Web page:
Unless one has proficiency in ancient glacial activity, this is an annual contemporary thing of which most folks from “Urbania” have no concept in regard to the “might” of an ice shield, being propelled by even the slightest of breezes. But we are breathing easier now as the ice chunk only moved the heavy steel piping about six feet and did not tear out the system yielding us life’s liquid sustenance. The whole scene makes one feel pretty helpless knowing the solidarity of “Mother Earth” and the power of “old Sol” are the only ice stoppers.    

                                                                                                                                        
Approaching the end of springs’ month two, our re-birth is not ready for “prime time” just yet. However, the impeccable ability of “Mother Nature” to start anew has the deciduous “green-up” at the point of explosion. Buds are bulging with enthusiasm as verdant hues are serving up a blur of lush haze on Sawtooth Mountain sides. Leaf out should be completed on schedule by the time we get to June. While our timber flora is unfolding, at ground level, green shoots are piercing the recently frozen earth along the Trail with new energy.  

                                                                                                                                             
In spite of the happy days at hand, the last character of our long winter has not disappeared entirely. At the time of this scribing, man-made piles of snow and mini-back woods glaciers, hidden deep in the shade along the Mile O Pine and other backcountry roads remain as memories of the season past.                                                                                                                                                                
Although the 2017-18 snow accumulation out this way was not severe in-depth numbers, it nevertheless has displayed staying power. Around Wildersmith, we’ve had snow of some consequence on the ground since October 27th, a total of two hundred four days so far!  Be assured, I will notify when all sign of winter is gone.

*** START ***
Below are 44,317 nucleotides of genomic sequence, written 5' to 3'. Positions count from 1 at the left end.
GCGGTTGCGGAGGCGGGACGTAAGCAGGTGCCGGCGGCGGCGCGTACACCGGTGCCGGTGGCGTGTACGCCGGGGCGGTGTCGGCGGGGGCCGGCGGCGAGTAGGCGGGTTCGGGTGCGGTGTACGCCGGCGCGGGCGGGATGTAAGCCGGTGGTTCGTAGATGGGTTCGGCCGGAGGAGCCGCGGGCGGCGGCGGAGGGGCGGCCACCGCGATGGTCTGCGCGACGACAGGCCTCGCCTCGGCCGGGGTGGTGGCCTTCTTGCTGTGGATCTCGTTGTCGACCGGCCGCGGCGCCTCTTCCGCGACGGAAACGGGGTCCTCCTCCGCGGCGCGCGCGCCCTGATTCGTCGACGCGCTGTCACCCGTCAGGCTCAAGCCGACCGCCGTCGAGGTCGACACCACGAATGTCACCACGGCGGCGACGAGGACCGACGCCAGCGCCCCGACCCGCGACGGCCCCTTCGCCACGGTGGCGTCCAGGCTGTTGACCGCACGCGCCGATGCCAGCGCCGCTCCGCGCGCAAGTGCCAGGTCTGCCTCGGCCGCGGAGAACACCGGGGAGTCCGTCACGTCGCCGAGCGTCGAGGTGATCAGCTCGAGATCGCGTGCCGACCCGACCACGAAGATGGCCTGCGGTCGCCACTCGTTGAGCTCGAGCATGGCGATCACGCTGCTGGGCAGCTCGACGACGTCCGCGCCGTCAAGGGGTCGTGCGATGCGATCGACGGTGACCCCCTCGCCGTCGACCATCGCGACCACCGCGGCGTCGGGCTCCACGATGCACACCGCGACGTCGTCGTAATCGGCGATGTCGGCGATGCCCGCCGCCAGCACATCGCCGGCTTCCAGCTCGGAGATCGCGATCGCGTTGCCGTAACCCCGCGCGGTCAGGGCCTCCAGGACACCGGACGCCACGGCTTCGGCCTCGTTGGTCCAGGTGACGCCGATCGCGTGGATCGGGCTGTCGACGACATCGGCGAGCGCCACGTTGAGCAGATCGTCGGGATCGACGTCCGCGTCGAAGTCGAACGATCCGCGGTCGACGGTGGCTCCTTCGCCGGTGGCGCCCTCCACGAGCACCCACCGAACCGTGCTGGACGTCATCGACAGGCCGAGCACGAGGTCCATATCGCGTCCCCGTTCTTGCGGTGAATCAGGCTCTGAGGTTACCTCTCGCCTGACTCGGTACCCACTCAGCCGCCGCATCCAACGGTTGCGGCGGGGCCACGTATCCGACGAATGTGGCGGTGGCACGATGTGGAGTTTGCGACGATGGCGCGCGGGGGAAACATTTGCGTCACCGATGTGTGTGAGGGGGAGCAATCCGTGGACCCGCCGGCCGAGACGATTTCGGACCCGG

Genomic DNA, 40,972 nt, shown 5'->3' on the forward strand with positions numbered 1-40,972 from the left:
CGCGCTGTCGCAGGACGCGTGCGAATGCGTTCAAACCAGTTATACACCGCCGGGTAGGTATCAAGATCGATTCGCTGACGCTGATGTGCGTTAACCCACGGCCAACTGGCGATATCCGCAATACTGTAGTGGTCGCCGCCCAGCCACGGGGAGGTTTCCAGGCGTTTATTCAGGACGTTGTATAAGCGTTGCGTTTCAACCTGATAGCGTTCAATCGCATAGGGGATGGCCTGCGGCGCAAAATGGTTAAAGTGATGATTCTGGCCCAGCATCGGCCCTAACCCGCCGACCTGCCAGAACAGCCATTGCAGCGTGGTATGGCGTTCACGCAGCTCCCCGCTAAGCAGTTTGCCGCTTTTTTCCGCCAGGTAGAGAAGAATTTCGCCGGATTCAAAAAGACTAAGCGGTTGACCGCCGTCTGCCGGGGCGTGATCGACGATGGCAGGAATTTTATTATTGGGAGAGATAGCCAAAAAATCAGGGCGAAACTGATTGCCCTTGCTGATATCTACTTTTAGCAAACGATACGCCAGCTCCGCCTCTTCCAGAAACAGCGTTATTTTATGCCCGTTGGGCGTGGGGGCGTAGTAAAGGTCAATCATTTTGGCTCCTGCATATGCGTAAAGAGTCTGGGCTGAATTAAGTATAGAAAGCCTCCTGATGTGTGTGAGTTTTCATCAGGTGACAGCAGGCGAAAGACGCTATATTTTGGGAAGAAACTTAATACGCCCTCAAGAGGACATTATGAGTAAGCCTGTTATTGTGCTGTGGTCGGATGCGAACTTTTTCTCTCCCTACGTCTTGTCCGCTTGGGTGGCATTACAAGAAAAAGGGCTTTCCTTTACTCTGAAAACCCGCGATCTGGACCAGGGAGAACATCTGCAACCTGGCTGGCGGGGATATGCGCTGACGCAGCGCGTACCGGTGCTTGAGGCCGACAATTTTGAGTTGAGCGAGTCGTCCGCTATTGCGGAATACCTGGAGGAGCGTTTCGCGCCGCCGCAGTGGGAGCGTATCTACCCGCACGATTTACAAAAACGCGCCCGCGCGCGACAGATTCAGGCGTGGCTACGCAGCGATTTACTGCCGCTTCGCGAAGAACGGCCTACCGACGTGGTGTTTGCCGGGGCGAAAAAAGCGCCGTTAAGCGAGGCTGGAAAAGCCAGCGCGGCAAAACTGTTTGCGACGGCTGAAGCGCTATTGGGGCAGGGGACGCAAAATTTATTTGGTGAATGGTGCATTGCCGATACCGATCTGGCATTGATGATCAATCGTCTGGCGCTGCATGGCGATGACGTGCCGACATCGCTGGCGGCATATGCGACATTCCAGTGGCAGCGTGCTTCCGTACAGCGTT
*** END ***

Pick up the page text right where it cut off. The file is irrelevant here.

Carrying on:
Taking this brief bit of cold season trivia further, bitter cold was not really severe by past North Country measures. But a sampling of what its’ been like, the day our Gunflint Lake ice went out,( last Sunday), the night before still saw a skimming of ice on the quiet open water strip along our shoreline. So however people define cold, include “persistent” with the descriptors.     

                                                                                                                                                       
Getting back to warmer spring thoughts, “skeeters” are back in the picture. Both Smiths’ have recorded the first itching nip of 2018. Meanwhile with snowmelt in many places still running lakeward, such is harboring habitat for black fly hatching so we can expect those torturous beings sooner rather than later. One can also add ticks to the list of our disgusting annoyances.   
                                                                                                                                                                   
And, speaking of other creeping, crawling critters, members of the arachnid family are spinning their nighttime web of intrigue as noted in the fiber network glistening through the early morning forest sunshine. Verifying the intricate phenomena, unfortunately, I seem to interrupt the networking every day on my first outdoors trek, by walking headfirst into the invisible filaments.